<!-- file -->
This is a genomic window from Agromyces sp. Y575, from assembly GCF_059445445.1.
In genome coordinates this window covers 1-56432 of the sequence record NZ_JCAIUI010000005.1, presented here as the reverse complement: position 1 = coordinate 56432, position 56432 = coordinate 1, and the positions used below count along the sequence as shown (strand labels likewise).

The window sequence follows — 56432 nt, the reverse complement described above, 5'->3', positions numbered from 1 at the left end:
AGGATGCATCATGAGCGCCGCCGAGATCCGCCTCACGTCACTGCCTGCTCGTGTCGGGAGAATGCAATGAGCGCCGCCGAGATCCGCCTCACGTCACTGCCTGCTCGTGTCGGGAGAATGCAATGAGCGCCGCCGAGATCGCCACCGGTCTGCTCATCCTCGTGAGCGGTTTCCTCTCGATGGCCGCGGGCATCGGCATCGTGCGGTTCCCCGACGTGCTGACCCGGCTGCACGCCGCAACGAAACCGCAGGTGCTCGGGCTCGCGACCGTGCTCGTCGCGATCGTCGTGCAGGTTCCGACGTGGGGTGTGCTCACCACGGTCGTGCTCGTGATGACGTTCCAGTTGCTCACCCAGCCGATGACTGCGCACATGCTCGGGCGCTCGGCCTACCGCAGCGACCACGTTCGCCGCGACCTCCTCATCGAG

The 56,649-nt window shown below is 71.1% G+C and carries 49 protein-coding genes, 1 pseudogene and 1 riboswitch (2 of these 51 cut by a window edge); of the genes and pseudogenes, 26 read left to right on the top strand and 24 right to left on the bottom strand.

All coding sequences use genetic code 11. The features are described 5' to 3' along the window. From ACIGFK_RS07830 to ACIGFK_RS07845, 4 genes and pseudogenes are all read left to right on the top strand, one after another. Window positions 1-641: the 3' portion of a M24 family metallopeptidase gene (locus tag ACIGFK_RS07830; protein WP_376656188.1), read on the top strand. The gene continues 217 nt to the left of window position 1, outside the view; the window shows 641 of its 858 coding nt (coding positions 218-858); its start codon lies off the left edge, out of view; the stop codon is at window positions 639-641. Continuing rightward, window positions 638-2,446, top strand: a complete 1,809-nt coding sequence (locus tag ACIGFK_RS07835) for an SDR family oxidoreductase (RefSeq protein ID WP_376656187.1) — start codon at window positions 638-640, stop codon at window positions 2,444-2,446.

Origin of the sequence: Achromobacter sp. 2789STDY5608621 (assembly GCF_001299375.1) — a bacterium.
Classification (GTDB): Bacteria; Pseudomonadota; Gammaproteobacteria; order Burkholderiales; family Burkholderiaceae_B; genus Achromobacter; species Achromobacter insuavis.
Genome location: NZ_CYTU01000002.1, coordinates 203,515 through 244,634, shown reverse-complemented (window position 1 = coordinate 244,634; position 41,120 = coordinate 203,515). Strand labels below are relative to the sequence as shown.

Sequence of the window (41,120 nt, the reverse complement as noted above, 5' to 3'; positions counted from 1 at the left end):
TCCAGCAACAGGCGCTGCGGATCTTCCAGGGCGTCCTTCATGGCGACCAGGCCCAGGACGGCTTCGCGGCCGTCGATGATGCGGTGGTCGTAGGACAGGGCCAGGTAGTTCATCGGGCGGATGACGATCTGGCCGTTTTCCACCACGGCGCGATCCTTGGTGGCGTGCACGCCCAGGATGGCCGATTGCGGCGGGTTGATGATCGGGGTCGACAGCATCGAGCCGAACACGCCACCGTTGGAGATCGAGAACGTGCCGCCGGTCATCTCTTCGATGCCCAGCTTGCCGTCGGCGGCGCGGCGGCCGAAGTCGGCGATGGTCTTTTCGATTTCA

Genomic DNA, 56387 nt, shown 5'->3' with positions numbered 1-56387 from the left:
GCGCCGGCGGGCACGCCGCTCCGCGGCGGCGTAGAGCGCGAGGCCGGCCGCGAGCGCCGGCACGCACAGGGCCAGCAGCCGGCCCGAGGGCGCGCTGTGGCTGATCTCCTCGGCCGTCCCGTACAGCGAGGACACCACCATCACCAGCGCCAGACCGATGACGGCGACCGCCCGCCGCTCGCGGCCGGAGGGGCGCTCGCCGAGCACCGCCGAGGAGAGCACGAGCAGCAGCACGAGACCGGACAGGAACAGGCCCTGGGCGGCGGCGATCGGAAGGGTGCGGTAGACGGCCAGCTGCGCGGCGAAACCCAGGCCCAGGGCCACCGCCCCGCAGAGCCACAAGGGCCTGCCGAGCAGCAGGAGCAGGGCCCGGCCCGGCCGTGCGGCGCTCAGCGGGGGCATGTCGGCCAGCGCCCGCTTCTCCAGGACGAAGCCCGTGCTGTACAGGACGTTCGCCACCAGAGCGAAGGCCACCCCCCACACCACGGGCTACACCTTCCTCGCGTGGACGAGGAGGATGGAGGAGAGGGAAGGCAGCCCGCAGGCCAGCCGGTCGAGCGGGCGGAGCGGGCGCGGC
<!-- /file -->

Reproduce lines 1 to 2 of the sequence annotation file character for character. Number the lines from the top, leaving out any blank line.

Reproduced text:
This is a genomic window from Agromyces sp. Y575, from assembly GCF_059445445.1.
In genome coordinates this window covers 1-56432 of the sequence record NZ_JCAIUI010000005.1, presented here as the reverse complement: position 1 = coordinate 56432, position 56432 = coordinate 1, and the positions used below count along the sequence as shown (strand labels likewise).